By the time cast and crew of "The African Queen" arrived in England in 1951 after their grueling shoot in Uganda and Congo, "all of them, except for Bogie (Humphrey Bogart) and Huston (director John Huston) had gotten sick," recalls Theodore Bikel. "They were pretty worn out."
And looking at the newly restored film on DVD and Blu-ray you can see why. An actress who made a career of never letting us see her sweat, Katharine Hepburn most certainly does, as does her co-star, who won an Oscar for his performance. A film that has become legend is brought vividly back to life in this newly struck edition.
"You can feel the heat and see in their faces how incredibly hot and miserable this shoot must have been," says Ron Smith, vice president for Restoration for Paramount. "Especially Bogart. Just standing there, talking with Kate early in the movie, leaning on a railing, you see the sweat just pouring down his face and body."
"The African Queen" is released on DVD ($19.99) and Blu-ray ($26.99) with a comprehensive making-of documentary. The commemorative, limited-edition DVD ($34.99) and Blu-ray ($43.99) box sets also have an audio disc with the Lux Radio Theater presents "The African Queen" radio broadcast; collectible postcards; a film frame collectible reproduction; and a reproduction of Hepburn's memoir "The Making of the African Queen or How I Went to Africa with Bogart, Bacall and Huston and Almost Lost My Mind."
On the new DVD, the perspiration glistens and the makeup streaks, but the cast never wilts in this epic-comic romance of World War I Africa. "It looks . . . significantly richer and fresher than before," writes Jeffrey Wells on his movie buff's blog, Hollywood-elsewhere.
And it's all thanks to Technicolor, Smith says.
One of Hollywood's most beloved films is not stored there, but in England, as Huston, Bogart and Co. made what was, for its day, a European-financed independent film. Smith's technicians had to have the film strips projected, then digitally converted. That digital data shipped stateside before they could clean it up.
"I never realized how sharp it would look," Smith says. "There's a crispness there that really brings home the reality of shooting a film in Africa."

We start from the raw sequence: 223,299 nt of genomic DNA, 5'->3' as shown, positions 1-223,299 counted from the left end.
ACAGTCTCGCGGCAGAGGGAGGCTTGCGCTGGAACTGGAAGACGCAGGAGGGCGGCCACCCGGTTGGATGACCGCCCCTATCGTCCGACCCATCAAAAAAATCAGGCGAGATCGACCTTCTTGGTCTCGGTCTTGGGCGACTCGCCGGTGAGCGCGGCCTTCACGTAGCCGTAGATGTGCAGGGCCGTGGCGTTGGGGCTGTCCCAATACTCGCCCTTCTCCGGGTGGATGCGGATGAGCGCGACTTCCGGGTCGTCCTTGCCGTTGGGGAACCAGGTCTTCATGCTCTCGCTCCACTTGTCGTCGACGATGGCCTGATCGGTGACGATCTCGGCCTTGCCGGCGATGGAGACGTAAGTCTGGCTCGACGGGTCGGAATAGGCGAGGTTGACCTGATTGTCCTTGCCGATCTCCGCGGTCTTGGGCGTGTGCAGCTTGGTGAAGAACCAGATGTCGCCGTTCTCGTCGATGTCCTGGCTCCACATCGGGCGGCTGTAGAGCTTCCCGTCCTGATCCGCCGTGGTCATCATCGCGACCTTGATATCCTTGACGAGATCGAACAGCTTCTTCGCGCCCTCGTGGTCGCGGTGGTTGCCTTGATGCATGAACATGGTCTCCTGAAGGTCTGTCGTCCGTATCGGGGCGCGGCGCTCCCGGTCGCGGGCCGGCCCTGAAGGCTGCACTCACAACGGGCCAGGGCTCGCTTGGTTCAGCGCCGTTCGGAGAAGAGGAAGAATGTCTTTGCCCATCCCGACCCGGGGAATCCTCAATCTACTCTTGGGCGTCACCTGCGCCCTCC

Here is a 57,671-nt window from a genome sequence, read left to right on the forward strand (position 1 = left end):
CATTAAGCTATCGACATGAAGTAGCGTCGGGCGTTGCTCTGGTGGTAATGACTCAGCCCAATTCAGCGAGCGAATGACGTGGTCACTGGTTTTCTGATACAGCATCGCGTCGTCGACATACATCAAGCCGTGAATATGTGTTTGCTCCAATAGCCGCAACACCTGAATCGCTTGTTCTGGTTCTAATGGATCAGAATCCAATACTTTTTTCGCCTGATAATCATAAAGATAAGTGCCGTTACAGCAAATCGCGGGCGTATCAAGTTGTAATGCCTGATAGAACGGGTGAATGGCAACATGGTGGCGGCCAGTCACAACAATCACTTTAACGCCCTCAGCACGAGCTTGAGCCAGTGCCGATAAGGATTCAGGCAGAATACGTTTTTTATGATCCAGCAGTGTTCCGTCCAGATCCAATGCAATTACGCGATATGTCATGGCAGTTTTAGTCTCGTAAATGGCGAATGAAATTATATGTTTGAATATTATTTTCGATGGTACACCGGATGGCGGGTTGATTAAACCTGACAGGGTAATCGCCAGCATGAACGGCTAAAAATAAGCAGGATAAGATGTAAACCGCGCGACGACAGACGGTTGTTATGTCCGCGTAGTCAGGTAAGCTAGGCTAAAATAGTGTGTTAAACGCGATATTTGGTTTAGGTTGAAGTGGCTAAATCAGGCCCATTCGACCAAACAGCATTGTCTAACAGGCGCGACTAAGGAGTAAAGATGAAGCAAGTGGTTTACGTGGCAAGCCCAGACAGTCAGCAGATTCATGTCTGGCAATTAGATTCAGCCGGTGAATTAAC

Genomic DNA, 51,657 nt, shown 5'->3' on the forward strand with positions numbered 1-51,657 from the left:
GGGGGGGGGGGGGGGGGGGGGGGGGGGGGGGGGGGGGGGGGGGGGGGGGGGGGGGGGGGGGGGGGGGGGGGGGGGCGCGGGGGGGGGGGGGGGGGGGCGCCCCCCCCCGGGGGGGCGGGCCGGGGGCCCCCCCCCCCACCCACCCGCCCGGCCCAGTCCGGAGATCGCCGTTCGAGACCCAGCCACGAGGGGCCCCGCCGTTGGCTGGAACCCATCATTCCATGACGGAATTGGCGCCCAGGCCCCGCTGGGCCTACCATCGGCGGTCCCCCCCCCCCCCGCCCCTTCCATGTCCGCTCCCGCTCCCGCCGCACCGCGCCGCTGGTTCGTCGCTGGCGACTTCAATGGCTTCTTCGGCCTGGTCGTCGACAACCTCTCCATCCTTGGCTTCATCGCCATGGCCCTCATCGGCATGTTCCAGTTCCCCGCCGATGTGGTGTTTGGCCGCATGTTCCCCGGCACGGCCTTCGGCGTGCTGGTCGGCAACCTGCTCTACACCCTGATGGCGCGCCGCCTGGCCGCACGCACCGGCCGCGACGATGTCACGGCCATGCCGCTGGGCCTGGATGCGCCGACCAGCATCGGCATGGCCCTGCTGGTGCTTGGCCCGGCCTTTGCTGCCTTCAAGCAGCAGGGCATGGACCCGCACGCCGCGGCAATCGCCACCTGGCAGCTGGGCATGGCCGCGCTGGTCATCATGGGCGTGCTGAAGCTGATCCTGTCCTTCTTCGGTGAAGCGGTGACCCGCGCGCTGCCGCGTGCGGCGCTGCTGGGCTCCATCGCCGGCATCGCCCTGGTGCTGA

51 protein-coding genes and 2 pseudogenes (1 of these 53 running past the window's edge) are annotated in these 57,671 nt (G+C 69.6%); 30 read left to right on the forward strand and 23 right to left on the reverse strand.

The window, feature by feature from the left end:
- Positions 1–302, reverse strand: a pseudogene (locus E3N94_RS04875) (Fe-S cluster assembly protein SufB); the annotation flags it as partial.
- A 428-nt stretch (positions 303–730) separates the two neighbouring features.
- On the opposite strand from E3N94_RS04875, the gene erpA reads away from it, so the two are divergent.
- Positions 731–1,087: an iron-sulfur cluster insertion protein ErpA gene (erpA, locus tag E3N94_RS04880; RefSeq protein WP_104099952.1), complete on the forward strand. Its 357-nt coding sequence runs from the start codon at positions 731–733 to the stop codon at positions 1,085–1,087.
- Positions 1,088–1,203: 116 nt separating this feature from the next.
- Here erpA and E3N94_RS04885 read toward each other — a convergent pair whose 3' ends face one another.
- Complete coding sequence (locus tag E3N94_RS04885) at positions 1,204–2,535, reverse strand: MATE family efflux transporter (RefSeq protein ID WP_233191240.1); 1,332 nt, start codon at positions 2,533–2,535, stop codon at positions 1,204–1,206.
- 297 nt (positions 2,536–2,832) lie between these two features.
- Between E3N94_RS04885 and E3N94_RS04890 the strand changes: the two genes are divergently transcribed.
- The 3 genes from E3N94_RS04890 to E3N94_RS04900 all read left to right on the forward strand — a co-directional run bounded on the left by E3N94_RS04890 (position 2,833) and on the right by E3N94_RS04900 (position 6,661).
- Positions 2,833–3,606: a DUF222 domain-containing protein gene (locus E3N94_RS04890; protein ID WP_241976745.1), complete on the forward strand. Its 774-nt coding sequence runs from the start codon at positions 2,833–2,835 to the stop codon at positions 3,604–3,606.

Bikel, 85, is the last surviving credited member of the cast. He recalls his double good fortune related to "The African Queen" that includes missing the toughest part of filming -- in Africa. As the first officer on the German gunboat Luisa that Bogie and Hepburn travel down river to sink, his scenes were shot on soundstages and in water tanks outside of London.
"Queen" also was Bikel's first film and led to a 60-year screen career that includes "The Defiant Ones," "The Russians Are Coming, The Russians Are Coming" and the recent Israeli coming-of-age drama "The Little Traitor." A folk singer and stage actor at the time, Bikel relishes a photo of him playing guitar on the set to cast and crew in between takes. It's part of the DVD's special features.
Bikel learned the screen actor's motto, "Less is more," on the Shepperton soundstages and in the water tank there. He recalls marveling over Bogart's ability to hear lines "mumbled to him by a script supervisor" while getting into makeup, "then delivering this perfectly built performance by the time the camera rolled.
"And from Katharine Hepburn, I learned how one should behave on a film set. She was American New England Brahmin aristocracy, so gracious, a true noble lady," Bikel recalls. "With that nobility came a simplicity, too. She peddled around the set on a bicycle. When we did water scenes, at night, shooting in the cold, she rowed up in a boat. With brandy and rum -- 'So that you don't catch cold, dear.' "
THE PRISONER. Jim Caviezel stars in this mysterious six-hour miniseries based on the 1960s cult drama. Extras include commentaries, a production diary, unaired scenes, an interview with Sir Ian McKellen and more. ($29.98, Warner Home video. Available now.)